Tuesday, January 29, 2013

Repost: Would You Let Them Play?


(President Obama was recently quoted by The New Republic saying, “…if I had a son, I’d have to think long and hard before I let him play.” His comments reminded me of a Fire & Hammer post from May 7th, 2012, written shortly after the suicide of former Chargers’ player Junior Seau. Recently Seau’s brain was examined and found to have signs of chronic traumatic encephalopathy. Seau’s family is suing the NFL and helmet maker Riddell.)

How the death of Junior Seau weighs on the mind of a football dad.

I love football but must admit the relationship has become a bit strained lately. Over the last couple of years the news out of the NFL is causing me to rethink my support of the sport, especially with what we have heard the last couple of weeks. Word of bounties and the recent apparent suicide by a high profile former player have me questioning my interest. No, I am not too soft to watch an inherently brutal sport. I have become hesitant when it comes to football because of my oldest son’s dream.

My son dreams of playing in the NFL. As a kindergartener he could not wait to put on a helmet and make his first tackle. After a handful of years in youth football he still has his dream, staying with it though he knows the odds are against him. Each year he looks forward to playing on the next level, moving from one weight class to the next even thinking about what colleges he might want to play for. So it was a difficult decision whether or not to talk with him about the recent death of Junior Seau.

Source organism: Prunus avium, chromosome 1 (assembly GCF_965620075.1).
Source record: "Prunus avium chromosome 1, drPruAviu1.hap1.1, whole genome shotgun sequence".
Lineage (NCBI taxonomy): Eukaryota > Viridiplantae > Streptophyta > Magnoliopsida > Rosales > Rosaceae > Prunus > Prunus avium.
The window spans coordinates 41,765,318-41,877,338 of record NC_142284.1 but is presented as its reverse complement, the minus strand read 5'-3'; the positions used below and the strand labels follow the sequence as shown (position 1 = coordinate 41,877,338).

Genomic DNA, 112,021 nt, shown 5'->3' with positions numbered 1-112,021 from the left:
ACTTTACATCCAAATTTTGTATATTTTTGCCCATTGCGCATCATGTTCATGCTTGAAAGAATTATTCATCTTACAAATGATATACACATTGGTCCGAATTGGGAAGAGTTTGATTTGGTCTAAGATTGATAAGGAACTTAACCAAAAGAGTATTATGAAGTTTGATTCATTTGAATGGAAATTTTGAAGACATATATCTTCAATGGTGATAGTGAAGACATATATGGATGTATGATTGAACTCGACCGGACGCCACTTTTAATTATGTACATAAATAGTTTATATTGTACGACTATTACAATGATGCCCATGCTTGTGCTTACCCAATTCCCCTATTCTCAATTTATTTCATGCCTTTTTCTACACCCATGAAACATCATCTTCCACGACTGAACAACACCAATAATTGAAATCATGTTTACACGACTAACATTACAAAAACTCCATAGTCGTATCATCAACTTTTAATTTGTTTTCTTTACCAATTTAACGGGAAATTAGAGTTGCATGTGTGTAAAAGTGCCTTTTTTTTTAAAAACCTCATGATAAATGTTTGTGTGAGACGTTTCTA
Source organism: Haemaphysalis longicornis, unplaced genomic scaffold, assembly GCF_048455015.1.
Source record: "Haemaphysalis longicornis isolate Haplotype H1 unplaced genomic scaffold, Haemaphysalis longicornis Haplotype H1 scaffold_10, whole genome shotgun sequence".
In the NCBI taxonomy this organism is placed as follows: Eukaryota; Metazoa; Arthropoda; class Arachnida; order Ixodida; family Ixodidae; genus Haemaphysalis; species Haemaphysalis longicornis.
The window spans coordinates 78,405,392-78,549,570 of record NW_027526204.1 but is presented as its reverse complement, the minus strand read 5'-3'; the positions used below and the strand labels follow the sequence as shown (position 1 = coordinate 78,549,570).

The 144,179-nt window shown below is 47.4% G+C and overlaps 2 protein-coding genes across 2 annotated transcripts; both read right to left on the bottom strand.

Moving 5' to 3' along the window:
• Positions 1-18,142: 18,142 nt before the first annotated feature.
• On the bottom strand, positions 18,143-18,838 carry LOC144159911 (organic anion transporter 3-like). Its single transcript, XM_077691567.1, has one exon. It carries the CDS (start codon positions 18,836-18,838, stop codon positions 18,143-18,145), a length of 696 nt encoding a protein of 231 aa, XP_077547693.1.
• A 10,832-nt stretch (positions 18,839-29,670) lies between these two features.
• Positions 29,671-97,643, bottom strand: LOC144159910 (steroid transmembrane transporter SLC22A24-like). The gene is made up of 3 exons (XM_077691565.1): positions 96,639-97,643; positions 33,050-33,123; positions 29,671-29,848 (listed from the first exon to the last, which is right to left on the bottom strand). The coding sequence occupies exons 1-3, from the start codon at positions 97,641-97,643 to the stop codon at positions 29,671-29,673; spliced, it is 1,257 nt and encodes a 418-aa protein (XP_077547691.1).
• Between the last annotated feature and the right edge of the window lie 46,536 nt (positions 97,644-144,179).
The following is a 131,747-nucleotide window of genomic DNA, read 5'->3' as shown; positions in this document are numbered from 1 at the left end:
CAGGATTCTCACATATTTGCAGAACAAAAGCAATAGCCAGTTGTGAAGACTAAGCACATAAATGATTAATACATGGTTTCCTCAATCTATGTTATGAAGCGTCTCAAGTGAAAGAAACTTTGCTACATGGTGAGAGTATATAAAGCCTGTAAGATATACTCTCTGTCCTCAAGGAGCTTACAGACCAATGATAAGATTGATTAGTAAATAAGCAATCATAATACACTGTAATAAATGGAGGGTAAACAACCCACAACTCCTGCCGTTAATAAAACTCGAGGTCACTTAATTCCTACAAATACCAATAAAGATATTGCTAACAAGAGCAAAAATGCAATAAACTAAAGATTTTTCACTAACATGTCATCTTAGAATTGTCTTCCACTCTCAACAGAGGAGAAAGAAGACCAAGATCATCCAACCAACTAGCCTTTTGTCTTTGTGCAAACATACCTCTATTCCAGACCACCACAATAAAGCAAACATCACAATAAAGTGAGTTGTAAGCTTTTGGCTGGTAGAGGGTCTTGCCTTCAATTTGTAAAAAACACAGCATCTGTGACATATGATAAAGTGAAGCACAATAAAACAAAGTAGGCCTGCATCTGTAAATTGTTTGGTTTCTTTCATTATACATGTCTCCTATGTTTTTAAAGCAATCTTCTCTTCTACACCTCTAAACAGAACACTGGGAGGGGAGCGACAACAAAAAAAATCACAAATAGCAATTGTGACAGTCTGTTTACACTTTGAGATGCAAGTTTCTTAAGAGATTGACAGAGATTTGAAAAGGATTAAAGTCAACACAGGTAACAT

Junior Seau was found dead of a self-inflicted gunshot wound. We do not know, and most likely will never know, why he killed himself. Yet his death echoes that of former Bears player Dave Duerson, who also shot himself in the chest about fourteen months ago. Their deaths add fuel to the discussion over repetitive head trauma and its effects on players in the NFL. And while most NFL players live after their carriers without showing any signs of chronic traumatic encephalopathy, a good number do show other signs of the beatings that are an unavoidable part of football. Knowing this I can’t help but wonder if my son’s dream will leave him with a broken body or even a broken mind.

The news of Seau’s death opened the door for a conversation with my son about the health issues being faced by a number of former NFL players. I did not want to crush his dream but I believe he is now at an age where he can handle this discussion. The odds are against him ever making it to the NFL but if the opportunity does arise I want him to make an informed decision, being aware of the issues surrounding the industry. However for some parents being informed is not good enough.

I have heard fathers say they will not let their sons play football. They have seen enough evidence of the game’s physical toll to warrant their pointing their sons in other directions. On the other end of the spectrum are the parents who push their children into the sport without any concern beyond raising the next pro-bowler. For now I have left the decision in my son’s hands, keeping him informed of what goes on beyond the game. How about you? In light of what we know about repetitive head trauma are you/would you allow your children to play football?

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